Turkey: How US pressure is affecting and why Erdogan is uniting the EU

20180518 2 30457703 33882548 ELECTORS, Tayyip Erdogan, Turkey

The possibility of a surprise in the upcoming elections in Turkey is seen by the think tank, "Foundation for the Defense of Democracies" (FDD). 

Dr. Akan Erdemir, a representative of the Foundation, explains in his analysis that: 

"The Turkish opposition will win the majority on June 24, and the second round will be marginal. These are the forecasts according to the polls " 

At the same time, there is a lot of skepticism in Washington about whether there will be fair and free elections, he said. 

He says he belongs to a small minority that sees "a change in the psychosynthesis of the electoral process in Turkey."

"We can all be surprised on July 8. "We can see a new Turkey that will get on the rails to become a liberal democracy with controls, balances and laws."

If defeated, Tayyip Erdogan will not be able to return as AKP leader to lead the opposition.

"He has burned many bridges not only with the opposition but also within his party. "This despair is forcing him to take more steps to maintain himself in the Turkish political system."

According to Erdemir's analysis, the US will intensify its pressure as the elections approach. Part of this pressure is the transfer of F-35 fighters and explains the rationale that prevails in the US Congress.

"There are two sides: those who want immediate harsh measures against Turkey and those who want a silent diplomacy behind closed doors."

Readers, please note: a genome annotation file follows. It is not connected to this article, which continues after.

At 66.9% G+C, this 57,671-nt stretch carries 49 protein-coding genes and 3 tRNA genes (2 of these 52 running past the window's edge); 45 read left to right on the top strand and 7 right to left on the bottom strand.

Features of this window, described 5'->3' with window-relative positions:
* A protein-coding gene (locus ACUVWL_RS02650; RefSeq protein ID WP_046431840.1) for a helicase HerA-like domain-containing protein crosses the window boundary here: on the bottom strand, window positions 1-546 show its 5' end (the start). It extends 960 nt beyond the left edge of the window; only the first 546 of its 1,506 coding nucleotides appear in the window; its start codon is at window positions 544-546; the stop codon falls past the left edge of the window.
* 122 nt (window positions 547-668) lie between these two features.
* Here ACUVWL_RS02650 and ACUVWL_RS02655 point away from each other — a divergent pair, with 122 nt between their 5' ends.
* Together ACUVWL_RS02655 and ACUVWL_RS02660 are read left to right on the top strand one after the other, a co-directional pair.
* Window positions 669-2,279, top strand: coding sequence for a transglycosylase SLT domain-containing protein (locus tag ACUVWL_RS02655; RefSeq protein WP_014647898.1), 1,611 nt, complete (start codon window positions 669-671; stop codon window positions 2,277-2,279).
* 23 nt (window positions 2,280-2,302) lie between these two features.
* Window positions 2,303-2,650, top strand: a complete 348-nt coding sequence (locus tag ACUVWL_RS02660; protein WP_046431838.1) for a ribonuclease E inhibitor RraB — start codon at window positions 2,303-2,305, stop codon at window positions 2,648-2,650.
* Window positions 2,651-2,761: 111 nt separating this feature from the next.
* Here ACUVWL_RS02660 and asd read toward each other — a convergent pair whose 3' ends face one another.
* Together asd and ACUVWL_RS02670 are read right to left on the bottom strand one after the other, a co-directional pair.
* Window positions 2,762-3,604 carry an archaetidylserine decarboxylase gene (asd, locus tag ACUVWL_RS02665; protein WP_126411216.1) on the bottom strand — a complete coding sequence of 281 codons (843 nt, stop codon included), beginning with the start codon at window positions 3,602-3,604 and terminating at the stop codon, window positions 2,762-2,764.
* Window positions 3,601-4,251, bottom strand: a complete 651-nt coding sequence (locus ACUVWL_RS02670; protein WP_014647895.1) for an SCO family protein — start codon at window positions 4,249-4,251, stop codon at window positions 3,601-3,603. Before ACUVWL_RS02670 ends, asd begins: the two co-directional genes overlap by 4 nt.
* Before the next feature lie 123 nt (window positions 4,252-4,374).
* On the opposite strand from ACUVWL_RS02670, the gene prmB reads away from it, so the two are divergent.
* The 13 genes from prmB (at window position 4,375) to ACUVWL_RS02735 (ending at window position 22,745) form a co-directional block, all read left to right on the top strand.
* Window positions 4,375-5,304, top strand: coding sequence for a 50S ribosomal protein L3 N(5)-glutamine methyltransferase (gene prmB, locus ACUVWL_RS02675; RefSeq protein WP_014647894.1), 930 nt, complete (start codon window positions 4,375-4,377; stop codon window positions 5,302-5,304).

As for Europe, the Turkish President seems to be lucky.

"Erdogan is lucky that at the moment the world is going through a phase of isolation. Left and Right populism are rising at the same time. Erdogan likes to divide and rule and wants to raise these issues through bilateral relations in European countries. This allows him to extract concessions from his interlocutors. Although it has not been so successful so far "

As he notes, Berlin and Washington are already moving more united against the Erdogan government, as the Turkish President makes anti-Western statements. 

Foreign funds are leaving

In other news, Deputy Prime Minister Mehmet Simsek said on Sunday that foreign funds had begun to flow as international monetary policy concerns in Turkey were largely addressed during meetings with investors in London.

"Monetary policy concerns have largely been allayed," he said. This is very clear. "As a result, capital inflows have begun," Simsek said in an interview with Kanal7.

Turkey's currency has fallen to about 20% this year, driven by investor concerns about central bank independence and the Tayyip Erdogan government's tighter monetary policy control following the June 24th elections.

Erdogan, a self-proclaimed "enemy of interest rates," wants lower borrowing costs to fuel credit growth and economic expansion.

"The devaluation of the pound after the meetings is due to the statements of the rating agency and is partly related to the foreign exchange demand of companies and citizens," Simsek also said on Sunday.

On Friday, Moody's downgraded Turkey, saying it was concerned about financial management and eroding investor confidence. Fitch posted negative comments on the ratings of 25 Turkish banks.

The central bank raised interest rates by 300 basis points to 16,50 percent in an emergency session last month to put a pound below the record high of 4,9290 against the US dollar.

 

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